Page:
Why I code: How to think about side projects

Side projects help you open new doors, explore new vistas, and keep you sharp in your career. In this article, David Gewirtz shows how side projects can pay out in completely unexpected and wonderful ways.
Written by David Gewirtz, Senior Contributing Editor
In this article, I'm going to share with you one of the most powerful career-building practices I've ever come across. I've been actively using this approach for about a decade now, and it's been nothing short of transformative.

I'm talking about side projects.

I've mentioned my practice of side projects in a number of my productivity articles, but I've never devoted an article to describing what they are and why they're so powerful. So I'll do that for you now.

First, a simple definition: a side project is a project with a tangible, measurable goal that is not part of your normal work activity.

Let's use my work as an example. My daily work activity consists of the normal email, meetings, student grading, and random administrivia most of us have to deal with. I also do special projects for work (briefing papers, white papers, analysis, class plans, presentations, webcasts, etc). As you know, I regularly write these articles. Finally, I do media appearances, which are either online or on the air.

Your work may differ, but the point is that there is a regular part of your job that constitutes the work you do for a living.

Side projects are projects you can do during work lulls. Don't tell me how busy you are. There are always work lulls. There's the afternoon when the meeting you are expecting to attend gets suddenly canceled.

There's the day a piece of equipment doesn't show up and you can't do the install you're expecting to do. And what about the two weeks that are suddenly free because your client hasn't signed off yet on starting a project? There are busy seasons and slow seasons.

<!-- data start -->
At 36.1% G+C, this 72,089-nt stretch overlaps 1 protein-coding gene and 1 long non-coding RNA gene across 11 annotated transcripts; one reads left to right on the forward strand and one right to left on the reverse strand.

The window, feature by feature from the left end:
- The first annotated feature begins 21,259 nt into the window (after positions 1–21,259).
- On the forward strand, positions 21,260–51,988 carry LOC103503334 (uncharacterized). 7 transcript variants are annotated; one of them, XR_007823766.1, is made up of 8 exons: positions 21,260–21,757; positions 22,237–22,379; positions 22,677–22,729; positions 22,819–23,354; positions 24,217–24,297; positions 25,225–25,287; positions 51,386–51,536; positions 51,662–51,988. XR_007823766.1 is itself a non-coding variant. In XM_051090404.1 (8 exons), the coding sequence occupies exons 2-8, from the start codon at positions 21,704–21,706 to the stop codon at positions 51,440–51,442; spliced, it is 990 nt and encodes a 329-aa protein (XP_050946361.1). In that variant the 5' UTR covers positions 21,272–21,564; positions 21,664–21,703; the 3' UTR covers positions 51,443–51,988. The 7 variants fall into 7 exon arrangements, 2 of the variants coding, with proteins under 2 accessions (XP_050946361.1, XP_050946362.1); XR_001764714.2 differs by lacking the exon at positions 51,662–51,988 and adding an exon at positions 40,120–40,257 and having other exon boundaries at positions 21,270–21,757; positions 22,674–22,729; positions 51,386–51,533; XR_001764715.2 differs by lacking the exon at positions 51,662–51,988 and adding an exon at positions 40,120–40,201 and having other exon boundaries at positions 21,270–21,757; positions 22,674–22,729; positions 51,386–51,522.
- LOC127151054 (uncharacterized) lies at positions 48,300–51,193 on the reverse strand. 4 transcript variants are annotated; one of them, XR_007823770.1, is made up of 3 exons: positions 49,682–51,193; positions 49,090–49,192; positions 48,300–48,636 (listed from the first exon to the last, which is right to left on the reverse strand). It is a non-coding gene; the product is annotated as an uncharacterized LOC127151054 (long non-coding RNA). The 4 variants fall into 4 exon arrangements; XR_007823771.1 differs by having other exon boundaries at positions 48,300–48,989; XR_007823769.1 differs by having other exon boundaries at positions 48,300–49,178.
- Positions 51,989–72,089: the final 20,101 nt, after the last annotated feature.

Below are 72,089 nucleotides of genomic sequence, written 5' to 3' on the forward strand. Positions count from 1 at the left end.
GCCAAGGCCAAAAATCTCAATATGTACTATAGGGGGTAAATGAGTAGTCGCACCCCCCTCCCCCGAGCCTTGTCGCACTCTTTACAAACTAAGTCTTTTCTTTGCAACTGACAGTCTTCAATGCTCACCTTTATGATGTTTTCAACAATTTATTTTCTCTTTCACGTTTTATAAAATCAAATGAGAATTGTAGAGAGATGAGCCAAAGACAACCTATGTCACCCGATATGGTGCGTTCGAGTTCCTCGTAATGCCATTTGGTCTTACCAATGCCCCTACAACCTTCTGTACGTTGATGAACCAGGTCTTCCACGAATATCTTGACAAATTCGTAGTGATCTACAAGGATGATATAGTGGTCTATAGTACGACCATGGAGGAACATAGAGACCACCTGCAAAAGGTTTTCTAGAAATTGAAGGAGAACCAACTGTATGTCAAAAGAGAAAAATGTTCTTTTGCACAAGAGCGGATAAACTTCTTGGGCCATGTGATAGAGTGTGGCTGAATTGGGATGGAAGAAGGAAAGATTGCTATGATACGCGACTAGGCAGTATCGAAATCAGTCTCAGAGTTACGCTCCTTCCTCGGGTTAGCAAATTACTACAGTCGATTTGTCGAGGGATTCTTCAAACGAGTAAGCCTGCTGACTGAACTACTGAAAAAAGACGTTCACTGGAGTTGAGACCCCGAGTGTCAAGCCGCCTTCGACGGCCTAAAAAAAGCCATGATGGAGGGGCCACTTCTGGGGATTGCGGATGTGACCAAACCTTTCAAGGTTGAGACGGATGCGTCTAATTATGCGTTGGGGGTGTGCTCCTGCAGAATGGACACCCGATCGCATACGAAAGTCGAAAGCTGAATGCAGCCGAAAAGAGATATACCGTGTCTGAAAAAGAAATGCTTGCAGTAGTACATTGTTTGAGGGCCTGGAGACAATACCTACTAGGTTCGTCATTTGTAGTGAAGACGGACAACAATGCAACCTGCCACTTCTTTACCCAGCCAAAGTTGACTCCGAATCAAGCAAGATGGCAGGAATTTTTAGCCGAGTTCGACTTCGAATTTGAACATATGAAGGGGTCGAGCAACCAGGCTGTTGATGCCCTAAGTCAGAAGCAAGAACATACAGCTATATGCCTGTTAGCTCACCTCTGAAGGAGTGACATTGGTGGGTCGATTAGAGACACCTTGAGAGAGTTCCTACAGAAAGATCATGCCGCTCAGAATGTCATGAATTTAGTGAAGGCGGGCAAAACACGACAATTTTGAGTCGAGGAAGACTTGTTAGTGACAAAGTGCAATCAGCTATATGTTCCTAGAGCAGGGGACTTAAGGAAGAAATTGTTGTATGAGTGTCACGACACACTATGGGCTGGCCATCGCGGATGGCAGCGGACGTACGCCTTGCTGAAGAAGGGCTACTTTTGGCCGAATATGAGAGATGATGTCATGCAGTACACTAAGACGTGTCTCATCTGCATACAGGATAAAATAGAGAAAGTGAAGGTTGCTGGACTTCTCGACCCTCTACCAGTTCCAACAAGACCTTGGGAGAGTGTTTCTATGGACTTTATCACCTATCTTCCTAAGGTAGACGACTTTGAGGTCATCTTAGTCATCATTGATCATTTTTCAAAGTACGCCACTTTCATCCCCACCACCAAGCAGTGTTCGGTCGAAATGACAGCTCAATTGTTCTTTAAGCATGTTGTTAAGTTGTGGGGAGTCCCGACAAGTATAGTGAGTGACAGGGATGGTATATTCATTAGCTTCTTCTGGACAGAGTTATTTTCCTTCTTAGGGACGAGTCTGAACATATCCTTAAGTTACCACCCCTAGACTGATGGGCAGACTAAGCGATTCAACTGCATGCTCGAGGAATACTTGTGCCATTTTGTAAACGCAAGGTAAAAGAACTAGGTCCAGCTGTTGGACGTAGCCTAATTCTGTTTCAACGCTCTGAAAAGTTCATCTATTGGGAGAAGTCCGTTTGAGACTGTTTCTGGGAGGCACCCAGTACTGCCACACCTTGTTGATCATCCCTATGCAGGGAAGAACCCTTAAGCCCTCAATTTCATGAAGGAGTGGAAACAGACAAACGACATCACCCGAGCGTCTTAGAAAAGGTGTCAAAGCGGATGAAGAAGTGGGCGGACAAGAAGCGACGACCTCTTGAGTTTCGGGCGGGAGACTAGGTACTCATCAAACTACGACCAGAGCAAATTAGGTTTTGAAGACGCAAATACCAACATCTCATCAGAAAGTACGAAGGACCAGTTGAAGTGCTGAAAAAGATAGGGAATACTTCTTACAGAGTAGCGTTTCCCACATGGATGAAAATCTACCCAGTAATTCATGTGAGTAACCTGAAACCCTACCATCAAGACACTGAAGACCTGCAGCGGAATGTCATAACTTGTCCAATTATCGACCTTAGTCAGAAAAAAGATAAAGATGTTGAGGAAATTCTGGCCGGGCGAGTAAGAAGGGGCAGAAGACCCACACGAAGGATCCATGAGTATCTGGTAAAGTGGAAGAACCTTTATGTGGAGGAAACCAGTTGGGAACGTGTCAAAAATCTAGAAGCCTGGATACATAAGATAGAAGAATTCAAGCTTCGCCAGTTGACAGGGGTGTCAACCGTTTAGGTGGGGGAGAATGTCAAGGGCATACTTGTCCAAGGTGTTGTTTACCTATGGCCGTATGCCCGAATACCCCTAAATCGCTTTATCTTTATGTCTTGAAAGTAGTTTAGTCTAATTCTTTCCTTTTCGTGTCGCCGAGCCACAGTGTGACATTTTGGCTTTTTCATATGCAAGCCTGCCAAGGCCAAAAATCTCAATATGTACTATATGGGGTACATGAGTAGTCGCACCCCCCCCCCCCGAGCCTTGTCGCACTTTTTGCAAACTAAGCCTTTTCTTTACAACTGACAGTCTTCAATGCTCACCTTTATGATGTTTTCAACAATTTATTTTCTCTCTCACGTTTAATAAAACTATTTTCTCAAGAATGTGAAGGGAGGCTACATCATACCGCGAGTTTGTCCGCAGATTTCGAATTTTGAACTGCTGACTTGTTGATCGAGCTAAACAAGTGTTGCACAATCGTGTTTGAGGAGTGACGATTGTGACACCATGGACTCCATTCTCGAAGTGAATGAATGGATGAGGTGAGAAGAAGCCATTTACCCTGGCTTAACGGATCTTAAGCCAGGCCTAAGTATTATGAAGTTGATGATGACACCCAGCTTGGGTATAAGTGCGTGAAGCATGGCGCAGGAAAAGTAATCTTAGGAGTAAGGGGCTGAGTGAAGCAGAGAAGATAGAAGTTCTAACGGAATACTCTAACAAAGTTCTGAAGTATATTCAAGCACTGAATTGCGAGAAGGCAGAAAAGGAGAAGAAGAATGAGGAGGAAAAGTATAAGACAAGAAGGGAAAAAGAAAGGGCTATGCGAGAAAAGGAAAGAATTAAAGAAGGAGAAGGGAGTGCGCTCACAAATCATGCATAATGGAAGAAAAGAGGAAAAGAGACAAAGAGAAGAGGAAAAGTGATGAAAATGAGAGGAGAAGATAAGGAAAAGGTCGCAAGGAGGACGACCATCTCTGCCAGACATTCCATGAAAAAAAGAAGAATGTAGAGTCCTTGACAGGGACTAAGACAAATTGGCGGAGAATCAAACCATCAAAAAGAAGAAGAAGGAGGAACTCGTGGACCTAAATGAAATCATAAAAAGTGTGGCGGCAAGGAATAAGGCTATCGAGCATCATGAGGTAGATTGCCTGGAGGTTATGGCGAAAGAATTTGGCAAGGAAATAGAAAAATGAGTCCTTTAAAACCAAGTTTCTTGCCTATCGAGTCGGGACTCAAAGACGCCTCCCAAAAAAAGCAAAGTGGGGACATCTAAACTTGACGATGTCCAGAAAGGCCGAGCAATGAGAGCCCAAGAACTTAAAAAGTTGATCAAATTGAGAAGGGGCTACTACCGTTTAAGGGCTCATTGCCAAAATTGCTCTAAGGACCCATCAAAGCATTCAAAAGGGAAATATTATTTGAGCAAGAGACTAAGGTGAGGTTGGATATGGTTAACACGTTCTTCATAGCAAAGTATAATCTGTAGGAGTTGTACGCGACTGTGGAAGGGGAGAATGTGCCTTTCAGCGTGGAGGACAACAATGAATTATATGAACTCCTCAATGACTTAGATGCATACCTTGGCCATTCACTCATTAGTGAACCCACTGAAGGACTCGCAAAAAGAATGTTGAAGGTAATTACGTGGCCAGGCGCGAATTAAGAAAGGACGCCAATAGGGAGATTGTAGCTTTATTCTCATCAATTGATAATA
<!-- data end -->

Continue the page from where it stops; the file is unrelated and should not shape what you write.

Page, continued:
If you aggregate all these somewhat dead times across the space of a year, you might find yourself with two or three months of potentially productive time. If you add in some nights and weekends, you can actually carve out enough time to do something that makes a difference.

Side projects fit into this time. For me, I get slow times when students are on break, when a client hasn't reviewed something according to schedule, or during a wait for a project to get officially kicked off or be approved by the byzantine approval processes huge corporations and agencies often require.

Over the past ten years or so, I've put these slow times to use. I wrote two books (one of which led to my writing here at ZDNet). I got a graduate degree. I built a powerful piece of artificial intelligence-based content analysis software. I wrote 40 silly iPhone apps. I built out the server and networking infrastructure in my fixer-upper house. I built my Skype studio. I started a nonprofit that helps people stay safe online. I built a membership website for one of my professional organizations. And now, I've started coding WordPress plugins.

That's a lot, isn't it? It almost sounds like I'm bragging, but I don't mean it that way. Most of these projects were not even paying gigs. A hallmark of a side project is that it's not necessarily meant to be part of your income stream. I'm trying to emphasize that side projects are an important and doable investment in your professional future.

For me, they help me explore new areas and build up my expertise in areas where I'm either curious or have felt my skills were lacking. I make my living as a professional expert, which means I need to keep up a level of expertise in a relatively broad range of subjects.